No, I’m not about to tell you that you must try harder. In fact, quite the opposite. I think most of us are trying far too hard, and that isn’t sustainable or healthy for us or our children.
There’s such a strong narrative of striving and self improvement in our culture that settling for just ‘good enough’ might seem a bit defeatist, or even dangerous when it comes to parenting.
Let me reframe this for you. Because being ‘good enough’ IS the ideal when it comes to raising psychologically well adjusted and resilient children. And trying to live up to an image of ‘perfect’ motherhood is the opposite and potentially very damaging, for you and for them.
The concept of ‘good enough’ parenting is derived from the work of Donald Winnicott, a paediatrician and psychoanalyst who first identified this term in 1953.
Winnicott was concerned about the rising influence of so called...
If we are to truly normalise rest, we have to stop shaming mothers for spending time apart from their children.
True rest is not hiding in the bathroom for 5 minutes peace.
True rest enables you to return to those you love feeling restored.
True rest allows you to return to yourself.
Don't hate me, but by the time you read this, I will have been on a mini retreat.
It's something I've done ever since Clem was quite small.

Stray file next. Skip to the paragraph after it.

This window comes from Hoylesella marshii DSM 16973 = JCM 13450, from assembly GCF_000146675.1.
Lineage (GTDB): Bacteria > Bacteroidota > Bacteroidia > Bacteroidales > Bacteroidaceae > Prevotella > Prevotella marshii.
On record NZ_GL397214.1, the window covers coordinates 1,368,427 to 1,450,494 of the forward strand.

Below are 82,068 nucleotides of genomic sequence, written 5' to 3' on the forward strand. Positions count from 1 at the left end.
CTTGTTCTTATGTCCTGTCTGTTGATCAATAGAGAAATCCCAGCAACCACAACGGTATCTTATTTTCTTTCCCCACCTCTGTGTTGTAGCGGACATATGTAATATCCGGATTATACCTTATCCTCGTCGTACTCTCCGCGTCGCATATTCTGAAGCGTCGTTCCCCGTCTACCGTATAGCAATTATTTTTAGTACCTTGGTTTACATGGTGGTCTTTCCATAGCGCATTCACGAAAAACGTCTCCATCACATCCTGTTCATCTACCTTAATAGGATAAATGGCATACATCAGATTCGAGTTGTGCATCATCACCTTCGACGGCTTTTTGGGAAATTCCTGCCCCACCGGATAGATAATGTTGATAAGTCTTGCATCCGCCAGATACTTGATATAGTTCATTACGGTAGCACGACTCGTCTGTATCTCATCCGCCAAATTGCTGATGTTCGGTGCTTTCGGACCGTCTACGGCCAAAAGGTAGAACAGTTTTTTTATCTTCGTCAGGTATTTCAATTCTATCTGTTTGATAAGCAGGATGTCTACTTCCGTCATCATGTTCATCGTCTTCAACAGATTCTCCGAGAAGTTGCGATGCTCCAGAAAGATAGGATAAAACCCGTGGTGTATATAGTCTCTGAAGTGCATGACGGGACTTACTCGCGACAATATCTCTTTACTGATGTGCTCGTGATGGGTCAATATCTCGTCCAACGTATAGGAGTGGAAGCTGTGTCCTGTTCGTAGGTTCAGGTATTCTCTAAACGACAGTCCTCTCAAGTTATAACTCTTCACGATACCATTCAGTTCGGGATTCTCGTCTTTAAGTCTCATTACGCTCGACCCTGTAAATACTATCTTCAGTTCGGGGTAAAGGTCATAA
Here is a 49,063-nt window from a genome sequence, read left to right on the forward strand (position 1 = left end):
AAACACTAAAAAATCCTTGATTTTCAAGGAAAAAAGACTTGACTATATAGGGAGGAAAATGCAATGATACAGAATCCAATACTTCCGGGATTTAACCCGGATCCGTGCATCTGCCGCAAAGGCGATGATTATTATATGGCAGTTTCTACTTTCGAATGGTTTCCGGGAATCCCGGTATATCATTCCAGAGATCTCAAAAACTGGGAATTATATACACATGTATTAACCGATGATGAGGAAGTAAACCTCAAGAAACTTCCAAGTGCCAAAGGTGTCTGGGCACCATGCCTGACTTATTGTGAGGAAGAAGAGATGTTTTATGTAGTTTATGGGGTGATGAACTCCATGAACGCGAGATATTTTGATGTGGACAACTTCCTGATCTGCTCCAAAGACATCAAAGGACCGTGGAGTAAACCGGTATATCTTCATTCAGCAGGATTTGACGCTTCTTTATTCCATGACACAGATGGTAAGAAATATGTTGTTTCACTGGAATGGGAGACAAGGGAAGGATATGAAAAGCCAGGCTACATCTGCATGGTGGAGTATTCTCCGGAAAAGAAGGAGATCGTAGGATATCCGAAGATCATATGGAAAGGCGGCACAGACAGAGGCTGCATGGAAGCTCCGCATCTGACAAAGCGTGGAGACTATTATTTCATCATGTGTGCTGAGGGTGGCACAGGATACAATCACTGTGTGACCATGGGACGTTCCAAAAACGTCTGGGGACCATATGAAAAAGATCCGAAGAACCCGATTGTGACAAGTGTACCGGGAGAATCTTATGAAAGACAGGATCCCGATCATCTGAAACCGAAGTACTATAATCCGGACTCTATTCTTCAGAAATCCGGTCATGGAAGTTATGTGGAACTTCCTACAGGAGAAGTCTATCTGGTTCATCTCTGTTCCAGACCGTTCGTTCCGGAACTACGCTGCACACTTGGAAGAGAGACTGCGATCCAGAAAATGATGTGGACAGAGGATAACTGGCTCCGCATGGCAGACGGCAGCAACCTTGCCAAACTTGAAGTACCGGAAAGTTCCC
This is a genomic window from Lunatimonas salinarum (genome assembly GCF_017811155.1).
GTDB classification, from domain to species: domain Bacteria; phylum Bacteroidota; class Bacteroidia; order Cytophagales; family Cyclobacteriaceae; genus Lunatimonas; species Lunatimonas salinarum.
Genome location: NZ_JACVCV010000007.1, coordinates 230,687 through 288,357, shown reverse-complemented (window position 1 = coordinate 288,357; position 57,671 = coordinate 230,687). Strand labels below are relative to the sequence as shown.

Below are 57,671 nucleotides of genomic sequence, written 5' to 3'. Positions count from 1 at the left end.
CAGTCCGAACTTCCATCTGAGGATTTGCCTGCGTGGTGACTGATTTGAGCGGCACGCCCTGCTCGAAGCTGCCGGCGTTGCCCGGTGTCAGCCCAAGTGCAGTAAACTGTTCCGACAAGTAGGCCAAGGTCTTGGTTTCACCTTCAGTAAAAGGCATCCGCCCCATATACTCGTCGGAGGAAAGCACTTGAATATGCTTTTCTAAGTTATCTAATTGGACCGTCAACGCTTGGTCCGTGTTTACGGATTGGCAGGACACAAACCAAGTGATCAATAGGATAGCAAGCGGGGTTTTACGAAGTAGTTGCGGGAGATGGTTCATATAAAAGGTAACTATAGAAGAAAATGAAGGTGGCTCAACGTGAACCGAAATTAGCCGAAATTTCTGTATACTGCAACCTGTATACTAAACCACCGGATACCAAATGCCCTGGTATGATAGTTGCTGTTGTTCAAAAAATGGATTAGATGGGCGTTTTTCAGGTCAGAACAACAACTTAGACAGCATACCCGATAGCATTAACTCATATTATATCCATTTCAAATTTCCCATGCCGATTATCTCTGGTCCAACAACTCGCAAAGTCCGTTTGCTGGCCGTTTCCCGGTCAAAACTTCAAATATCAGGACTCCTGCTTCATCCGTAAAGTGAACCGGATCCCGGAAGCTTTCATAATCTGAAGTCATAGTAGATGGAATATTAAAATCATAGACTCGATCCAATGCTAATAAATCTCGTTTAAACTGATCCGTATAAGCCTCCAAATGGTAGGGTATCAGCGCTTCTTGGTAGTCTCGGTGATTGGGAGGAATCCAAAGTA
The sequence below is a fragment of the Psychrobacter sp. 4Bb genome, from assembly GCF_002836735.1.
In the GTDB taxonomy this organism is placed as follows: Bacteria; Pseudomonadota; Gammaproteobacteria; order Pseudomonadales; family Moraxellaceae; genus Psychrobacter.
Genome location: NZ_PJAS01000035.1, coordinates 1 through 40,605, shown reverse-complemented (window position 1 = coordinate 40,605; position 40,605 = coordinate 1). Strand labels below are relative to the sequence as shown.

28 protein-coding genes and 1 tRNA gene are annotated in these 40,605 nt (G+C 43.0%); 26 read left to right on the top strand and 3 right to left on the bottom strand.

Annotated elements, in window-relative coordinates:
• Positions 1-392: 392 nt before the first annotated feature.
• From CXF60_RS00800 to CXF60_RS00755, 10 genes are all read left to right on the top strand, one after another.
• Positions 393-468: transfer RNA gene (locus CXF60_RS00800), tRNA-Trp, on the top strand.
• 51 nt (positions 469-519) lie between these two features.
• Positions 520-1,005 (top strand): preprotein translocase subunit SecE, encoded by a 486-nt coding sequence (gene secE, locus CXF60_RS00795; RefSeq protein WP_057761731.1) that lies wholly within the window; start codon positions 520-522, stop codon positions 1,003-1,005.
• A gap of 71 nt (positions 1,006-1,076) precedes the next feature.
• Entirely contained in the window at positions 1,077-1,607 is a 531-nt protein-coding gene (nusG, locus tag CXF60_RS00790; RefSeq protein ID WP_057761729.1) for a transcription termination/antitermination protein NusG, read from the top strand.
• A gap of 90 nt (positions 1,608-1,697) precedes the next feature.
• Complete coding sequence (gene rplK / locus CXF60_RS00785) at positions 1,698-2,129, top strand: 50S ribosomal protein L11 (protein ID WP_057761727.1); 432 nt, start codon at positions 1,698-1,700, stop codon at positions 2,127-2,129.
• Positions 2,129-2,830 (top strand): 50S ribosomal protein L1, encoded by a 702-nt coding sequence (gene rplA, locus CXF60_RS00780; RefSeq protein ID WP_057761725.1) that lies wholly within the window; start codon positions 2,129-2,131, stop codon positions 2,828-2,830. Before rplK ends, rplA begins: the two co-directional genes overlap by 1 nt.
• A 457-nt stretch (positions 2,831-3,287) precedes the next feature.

It always enables me to return as a restored, revitalised - and dare I say as someone who believes in 'good enough' - improved version of myself.
I've seen some powerful comments recently on normalising rest. Particularly after this year and a half of the additional stresses of a global pandemic.
But why is it that mothers in particular need permission to do this?
It’s partly because a capitalist society equates worth with productivity.
I've been thinking about why it is so difficult to be kind to ourselves.
I've come to the conclusion that one of the reasons is because we are on a never-ending self improvement treadmill.
There’s a large part of most of us that thinks we should do better, be better people, become better parents.
In that context, being kind to yourself can feel deeply uncomfortable.
It’s like you are slacking off.
You feel like if you ceased to - do all the things, listen to all the podcasts, read all the books, try all the strategies, attend all the programmes - you would have no chance of being that better person.
So you continue to think ‘must try harder’ and ‘could do better’ which are actually subtle - or not so subtle - manifestations of your inner critic.
And yet, interestingly, research (Breines & Chen, 2012) shows that self compassion actually increases motivation
* to make amends when you’ve done something wrong
* to keep trying following an...